Comfortable in My Own Skin
Comfortable in My Own Skin
As the daughter of Cuban parents, it has been rather difficult assimilating to the American way of life for life in Cuba is defined by working hard for low pay (if one is to find a job at all in the current economic state), not receiving the best opportunities with regards to work, education, housing, etc, and living in a government which is Communist and tells us what to do and when to do it.
Arriving in America meant that I would be afforded opportunities to improve my lifestyle in that every man is considered equal and is able to pursue the “American Dream” of having it all if he decides to work hard to obtain it! I came to America so that I could receive a better education, find a better job, and live in a community where I am free to hold onto my Cuban roots without fearing that I will be prosecuted for taking pride in my Cuban nationality. Therefore, I proudly identify myself as a Cuban American.
I may not understand all the traditions and customs of Americans but I do know that I am proud and thankful for the opportunities that America gives me and I am equally as proud and thankful for my parents and the Cuban traditions and customs they have instilled in me. The importance of understanding one’s identity with regards to one’s national identification is highly important because sometimes it is easy to forget from which you came. It is extremely important for me to remember the way my Cuban parents have raised me for those traditions have been passed down through generations of Cubans which has sustained our way of life.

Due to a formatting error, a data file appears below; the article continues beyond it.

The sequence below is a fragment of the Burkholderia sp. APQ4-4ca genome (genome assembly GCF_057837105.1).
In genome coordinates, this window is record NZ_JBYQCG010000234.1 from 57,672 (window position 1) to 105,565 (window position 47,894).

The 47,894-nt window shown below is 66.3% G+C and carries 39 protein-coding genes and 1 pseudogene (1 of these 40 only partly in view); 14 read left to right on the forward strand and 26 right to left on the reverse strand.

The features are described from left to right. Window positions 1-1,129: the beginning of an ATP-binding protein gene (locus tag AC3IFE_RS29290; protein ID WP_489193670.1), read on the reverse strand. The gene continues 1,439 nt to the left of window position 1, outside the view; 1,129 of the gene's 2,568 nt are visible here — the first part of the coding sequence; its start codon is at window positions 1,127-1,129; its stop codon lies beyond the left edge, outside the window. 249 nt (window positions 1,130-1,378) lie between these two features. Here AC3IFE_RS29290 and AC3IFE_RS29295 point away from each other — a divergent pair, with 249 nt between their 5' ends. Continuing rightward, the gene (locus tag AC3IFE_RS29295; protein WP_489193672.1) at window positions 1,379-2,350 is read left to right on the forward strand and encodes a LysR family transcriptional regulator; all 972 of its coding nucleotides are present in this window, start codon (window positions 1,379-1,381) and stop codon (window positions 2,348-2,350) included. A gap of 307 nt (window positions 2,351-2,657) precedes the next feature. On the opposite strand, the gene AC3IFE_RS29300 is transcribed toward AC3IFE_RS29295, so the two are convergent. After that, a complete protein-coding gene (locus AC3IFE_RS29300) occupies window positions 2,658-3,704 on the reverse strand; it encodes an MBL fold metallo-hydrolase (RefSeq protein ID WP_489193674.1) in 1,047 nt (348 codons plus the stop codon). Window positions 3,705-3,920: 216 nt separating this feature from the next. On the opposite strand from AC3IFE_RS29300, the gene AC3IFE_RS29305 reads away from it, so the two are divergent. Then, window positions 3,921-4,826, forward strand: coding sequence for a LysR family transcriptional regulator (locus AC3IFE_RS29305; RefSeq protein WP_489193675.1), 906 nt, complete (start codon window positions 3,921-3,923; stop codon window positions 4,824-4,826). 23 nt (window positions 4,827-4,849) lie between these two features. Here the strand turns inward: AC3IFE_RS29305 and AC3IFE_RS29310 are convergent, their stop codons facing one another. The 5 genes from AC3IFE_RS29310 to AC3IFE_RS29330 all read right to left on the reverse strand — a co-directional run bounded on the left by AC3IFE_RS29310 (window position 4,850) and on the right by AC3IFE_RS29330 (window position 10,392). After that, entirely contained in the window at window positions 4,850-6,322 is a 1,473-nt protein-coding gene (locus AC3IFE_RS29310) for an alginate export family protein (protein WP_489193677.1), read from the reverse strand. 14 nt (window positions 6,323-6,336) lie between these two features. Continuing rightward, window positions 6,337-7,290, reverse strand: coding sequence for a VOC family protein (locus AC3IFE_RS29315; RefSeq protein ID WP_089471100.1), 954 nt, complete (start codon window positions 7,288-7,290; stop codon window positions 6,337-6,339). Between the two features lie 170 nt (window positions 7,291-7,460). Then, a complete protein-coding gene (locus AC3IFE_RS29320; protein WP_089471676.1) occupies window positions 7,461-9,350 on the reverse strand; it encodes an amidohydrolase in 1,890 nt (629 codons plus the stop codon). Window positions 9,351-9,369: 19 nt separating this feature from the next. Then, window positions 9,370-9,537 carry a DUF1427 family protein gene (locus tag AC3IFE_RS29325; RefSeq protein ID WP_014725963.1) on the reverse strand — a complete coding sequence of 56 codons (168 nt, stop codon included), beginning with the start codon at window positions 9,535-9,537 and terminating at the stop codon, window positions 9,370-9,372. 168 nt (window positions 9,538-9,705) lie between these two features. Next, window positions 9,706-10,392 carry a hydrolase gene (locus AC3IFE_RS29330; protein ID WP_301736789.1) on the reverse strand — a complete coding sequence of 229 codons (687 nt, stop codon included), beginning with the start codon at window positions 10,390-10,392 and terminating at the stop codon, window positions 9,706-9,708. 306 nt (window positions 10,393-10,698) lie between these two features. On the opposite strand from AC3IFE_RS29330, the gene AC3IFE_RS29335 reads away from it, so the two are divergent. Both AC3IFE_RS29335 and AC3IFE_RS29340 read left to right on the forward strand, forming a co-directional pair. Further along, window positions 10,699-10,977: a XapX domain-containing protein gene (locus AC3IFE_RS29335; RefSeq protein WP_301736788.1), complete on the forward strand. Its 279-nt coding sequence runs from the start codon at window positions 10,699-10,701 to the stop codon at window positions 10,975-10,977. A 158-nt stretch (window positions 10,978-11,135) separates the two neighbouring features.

It may not be easy living under Communist rule and I do not think any American can understand it unless they too have lived under similar rules and way of life, but my Cuban heritage and tradition is not simply defined by Castro’s rule but rather defined by the customs that have been part of Cuba since our very existence. Things such as the music, food, and religion cannot be taken away from me and I will hold true to those traditions as they are a part of me from which I do not want to separate. I came to America to be free and pursue opportunities that would enable me to have a better future not only for myself but for my future family.
If I forget who I am and where I come from then I will not clearly identify myself with any culture – American or Cuban. It is important for my self-esteem to understand who I am, what I value, and to be true to my convictions so that I can identify why I do what I do and why I believe what I believe. It is easy for us immigrants to lose our identity for we feel as though we should assimilate into American culture so we do not readily stand out among others and be identified as an immigrant yet we should not feel sorry that we have come from a different place.
America has opened her arms for years to immigrants and has given many people the freedom to carry on their traditions and customs while enjoying the traditions and customs of America. I am proud to be a Cuban-American who is currently enjoying the beginning of understanding the American way of life while at the same time holding true to the values and customs that pertain to Cuba. My ethnic heritage consists of Cuban ancestry which is basically made up of Spanish and African descendents.